Robust Multiarray Average (RMA)

  • Linear model.

  • Uses background corrected, normalised, log transformed probe intensities (Yijn).

    μin=Log scale expression level (RMA measure).

    αjn = Probe affinity affect.

    εijn = Independent identically distributed error term (with mean 0).


Robust multiarray average rma7

Robust Multiarray Average (RMA)

  • Background correction.

  • Normalization (across arrays).

  • Probe level intensity calculation.

  • Probe set summarization.


Robust multiarray average rma8

Robust Multiarray Average (RMA)

  • Combine intensity values from the probes in the probe set to get a single intensity value for each gene.

  • Uses ‘Median Polishing’.

  • Each chip normalised to its median.

  • Each gene normalised to its median.

  • Repeated until medians converge.

  • Maximum of 5 iterations to prevent infinate loops.


Robust multiarray average rma9

Robust Multiarray Average (RMA)

Pre-Normalisation


Robust multiarray average rma10

Robust Multiarray Average (RMA)

Post-Normalisation


Gc rma

GC-RMA

  • Corrects for background noise as well as NSB.

  • Probe affinity calculated using position dependant base effects:

  • MM data adjusted based on probe affinity, then subtracted from PM.

  • Does not lose MM data.


Advantages of rma gc rma

Advantages of RMA/GC-RMA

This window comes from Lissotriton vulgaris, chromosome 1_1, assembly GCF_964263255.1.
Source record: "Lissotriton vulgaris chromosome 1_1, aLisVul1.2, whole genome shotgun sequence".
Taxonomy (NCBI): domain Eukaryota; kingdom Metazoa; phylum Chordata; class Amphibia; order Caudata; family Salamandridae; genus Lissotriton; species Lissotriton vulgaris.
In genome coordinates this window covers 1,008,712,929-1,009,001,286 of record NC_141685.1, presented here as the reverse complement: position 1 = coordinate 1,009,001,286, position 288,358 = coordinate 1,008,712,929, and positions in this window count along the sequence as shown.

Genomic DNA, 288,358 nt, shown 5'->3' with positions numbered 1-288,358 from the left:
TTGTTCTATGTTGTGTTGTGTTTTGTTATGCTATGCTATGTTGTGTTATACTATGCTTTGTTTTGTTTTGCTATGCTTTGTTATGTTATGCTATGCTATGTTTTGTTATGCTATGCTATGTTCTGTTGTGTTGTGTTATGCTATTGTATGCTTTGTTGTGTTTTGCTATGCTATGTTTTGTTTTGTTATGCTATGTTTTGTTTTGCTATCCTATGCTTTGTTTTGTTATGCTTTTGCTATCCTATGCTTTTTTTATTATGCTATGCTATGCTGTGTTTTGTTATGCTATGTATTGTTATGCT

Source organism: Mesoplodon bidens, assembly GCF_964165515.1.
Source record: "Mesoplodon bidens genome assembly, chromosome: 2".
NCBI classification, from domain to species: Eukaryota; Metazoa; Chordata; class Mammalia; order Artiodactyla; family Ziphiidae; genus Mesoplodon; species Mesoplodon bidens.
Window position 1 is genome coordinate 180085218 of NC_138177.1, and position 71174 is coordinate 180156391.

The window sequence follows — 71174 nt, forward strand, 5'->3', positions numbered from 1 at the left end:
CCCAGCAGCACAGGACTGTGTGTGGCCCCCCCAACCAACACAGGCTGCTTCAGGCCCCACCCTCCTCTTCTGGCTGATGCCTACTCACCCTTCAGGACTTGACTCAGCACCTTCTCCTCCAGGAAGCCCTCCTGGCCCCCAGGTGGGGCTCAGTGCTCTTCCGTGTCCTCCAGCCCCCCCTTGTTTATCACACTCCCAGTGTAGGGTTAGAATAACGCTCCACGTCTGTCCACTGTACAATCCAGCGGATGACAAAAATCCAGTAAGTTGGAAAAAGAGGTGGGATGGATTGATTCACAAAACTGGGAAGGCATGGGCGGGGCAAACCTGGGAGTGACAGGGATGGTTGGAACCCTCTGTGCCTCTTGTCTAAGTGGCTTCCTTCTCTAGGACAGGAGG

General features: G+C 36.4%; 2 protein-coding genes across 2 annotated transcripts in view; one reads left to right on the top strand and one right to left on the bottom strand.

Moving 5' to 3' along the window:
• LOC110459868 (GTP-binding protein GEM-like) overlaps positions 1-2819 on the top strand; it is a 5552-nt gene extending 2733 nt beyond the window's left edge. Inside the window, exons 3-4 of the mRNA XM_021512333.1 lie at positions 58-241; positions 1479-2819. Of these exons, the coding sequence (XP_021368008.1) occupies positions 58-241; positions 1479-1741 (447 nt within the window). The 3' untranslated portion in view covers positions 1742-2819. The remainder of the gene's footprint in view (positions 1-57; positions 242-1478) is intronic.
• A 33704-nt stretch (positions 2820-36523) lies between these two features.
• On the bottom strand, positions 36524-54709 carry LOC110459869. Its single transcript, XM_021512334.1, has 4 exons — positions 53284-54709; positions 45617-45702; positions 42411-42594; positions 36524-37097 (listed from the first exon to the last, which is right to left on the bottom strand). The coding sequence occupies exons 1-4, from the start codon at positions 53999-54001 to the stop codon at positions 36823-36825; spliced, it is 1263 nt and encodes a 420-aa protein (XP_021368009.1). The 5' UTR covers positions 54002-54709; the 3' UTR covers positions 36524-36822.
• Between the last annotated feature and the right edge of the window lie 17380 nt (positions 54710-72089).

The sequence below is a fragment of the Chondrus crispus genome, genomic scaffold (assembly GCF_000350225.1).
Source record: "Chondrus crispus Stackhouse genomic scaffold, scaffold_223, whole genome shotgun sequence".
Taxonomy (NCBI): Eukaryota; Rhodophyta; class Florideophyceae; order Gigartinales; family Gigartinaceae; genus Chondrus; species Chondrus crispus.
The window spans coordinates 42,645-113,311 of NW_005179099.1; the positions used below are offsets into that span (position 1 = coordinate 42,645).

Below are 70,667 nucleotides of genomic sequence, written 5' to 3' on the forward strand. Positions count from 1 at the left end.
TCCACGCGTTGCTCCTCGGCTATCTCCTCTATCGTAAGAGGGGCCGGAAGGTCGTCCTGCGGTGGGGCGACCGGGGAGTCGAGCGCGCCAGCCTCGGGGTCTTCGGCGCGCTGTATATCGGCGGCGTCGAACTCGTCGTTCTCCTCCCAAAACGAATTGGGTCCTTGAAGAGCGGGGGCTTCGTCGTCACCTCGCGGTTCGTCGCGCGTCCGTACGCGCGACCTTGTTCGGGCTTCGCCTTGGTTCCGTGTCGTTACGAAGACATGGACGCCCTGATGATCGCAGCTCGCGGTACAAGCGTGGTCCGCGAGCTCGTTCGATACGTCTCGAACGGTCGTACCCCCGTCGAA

• Gives less false positives than MAS5.0.

  • See less variance at lower expression levels than MAS5.0.

  • Provides more consistent fold change estimates.

  • Exclusion of MM data in RMA reduces noise, but loses information.

  • Inclusion of adjusted MM data in GC-RMA reduces noise, and retains MM data.


Disadvantages of rma gc rma

Disadvantages of RMA/GC-RMA

  • May hide real changes, especially at low expression levels (false negatives).

  • Makes quality control after normalisation difficult.

  • Normalisation assumes equal distribution which may hide biological changes.


Conclusions

Conclusions

  • RMA is more precise than MAS5.0, but may result in false negatives at low expression levels.

  • Useful for fold change analysis, but not for studying statistical significance. Makes quality control difficult.

  • Ideal solution – Use standard MAS5.0 techniques for quality control. Then go back and perform probe level normalisation on quality controlled genes.